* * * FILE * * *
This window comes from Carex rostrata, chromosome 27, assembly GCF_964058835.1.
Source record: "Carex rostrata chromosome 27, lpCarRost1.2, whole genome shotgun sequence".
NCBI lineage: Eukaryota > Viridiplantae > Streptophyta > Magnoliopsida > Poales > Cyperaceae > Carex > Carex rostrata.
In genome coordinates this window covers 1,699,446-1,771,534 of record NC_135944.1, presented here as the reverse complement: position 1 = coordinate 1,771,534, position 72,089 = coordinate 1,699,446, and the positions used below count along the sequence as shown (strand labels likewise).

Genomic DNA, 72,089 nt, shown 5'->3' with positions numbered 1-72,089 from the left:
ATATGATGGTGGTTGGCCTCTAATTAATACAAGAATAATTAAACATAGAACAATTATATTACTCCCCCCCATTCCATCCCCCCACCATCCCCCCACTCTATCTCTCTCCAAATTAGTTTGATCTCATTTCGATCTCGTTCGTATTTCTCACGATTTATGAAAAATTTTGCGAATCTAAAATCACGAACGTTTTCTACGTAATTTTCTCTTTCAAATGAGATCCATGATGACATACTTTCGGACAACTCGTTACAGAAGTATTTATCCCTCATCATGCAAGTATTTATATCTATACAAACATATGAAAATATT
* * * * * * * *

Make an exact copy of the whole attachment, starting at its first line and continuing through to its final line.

This window comes from Carex rostrata, chromosome 27, assembly GCF_964058835.1.
Source record: "Carex rostrata chromosome 27, lpCarRost1.2, whole genome shotgun sequence".
NCBI lineage: Eukaryota > Viridiplantae > Streptophyta > Magnoliopsida > Poales > Cyperaceae > Carex > Carex rostrata.
In genome coordinates this window covers 1,699,446-1,771,534 of record NC_135944.1, presented here as the reverse complement: position 1 = coordinate 1,771,534, position 72,089 = coordinate 1,699,446, and the positions used below count along the sequence as shown (strand labels likewise).

Genomic DNA, 72,089 nt, shown 5'->3' with positions numbered 1-72,089 from the left:
ATATGATGGTGGTTGGCCTCTAATTAATACAAGAATAATTAAACATAGAACAATTATATTACTCCCCCCCATTCCATCCCCCCACCATCCCCCCACTCTATCTCTCTCCAAATTAGTTTGATCTCATTTCGATCTCGTTCGTATTTCTCACGATTTATGAAAAATTTTGCGAATCTAAAATCACGAACGTTTTCTACGTAATTTTCTCTTTCAAATGAGATCCATGATGACATACTTTCGGACAACTCGTTACAGAAGTATTTATCCCTCATCATGCAAGTATTTATATCTATACAAACATATGAAAATATT